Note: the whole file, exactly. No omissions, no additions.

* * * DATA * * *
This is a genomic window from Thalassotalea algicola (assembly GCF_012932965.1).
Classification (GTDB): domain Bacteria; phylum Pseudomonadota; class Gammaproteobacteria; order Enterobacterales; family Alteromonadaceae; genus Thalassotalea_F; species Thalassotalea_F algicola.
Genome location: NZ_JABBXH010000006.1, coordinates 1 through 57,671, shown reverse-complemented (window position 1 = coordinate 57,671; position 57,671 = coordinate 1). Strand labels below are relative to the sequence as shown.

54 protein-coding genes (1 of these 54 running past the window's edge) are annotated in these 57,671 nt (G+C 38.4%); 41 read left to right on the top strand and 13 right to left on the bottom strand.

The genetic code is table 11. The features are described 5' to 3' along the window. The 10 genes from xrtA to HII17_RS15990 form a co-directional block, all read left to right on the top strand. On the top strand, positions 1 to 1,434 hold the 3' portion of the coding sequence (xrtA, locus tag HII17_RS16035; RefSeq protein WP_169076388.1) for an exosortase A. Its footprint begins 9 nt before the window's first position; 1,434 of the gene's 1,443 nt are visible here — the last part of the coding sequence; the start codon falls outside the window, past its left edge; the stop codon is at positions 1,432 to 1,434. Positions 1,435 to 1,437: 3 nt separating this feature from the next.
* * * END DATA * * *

This is a genomic window from Thalassotalea algicola (assembly GCF_012932965.1).
Classification (GTDB): domain Bacteria; phylum Pseudomonadota; class Gammaproteobacteria; order Enterobacterales; family Alteromonadaceae; genus Thalassotalea_F; species Thalassotalea_F algicola.
Genome location: NZ_JABBXH010000006.1, coordinates 1 through 57,671, shown reverse-complemented (window position 1 = coordinate 57,671; position 57,671 = coordinate 1). Strand labels below are relative to the sequence as shown.

54 protein-coding genes (1 of these 54 running past the window's edge) are annotated in these 57,671 nt (G+C 38.4%); 41 read left to right on the top strand and 13 right to left on the bottom strand.

The genetic code is table 11. The features are described 5' to 3' along the window. The 10 genes from xrtA to HII17_RS15990 form a co-directional block, all read left to right on the top strand. On the top strand, positions 1 to 1,434 hold the 3' portion of the coding sequence (xrtA, locus tag HII17_RS16035; RefSeq protein WP_169076388.1) for an exosortase A. Its footprint begins 9 nt before the window's first position; 1,434 of the gene's 1,443 nt are visible here — the last part of the coding sequence; the start codon falls outside the window, past its left edge; the stop codon is at positions 1,432 to 1,434. Positions 1,435 to 1,437: 3 nt separating this feature from the next.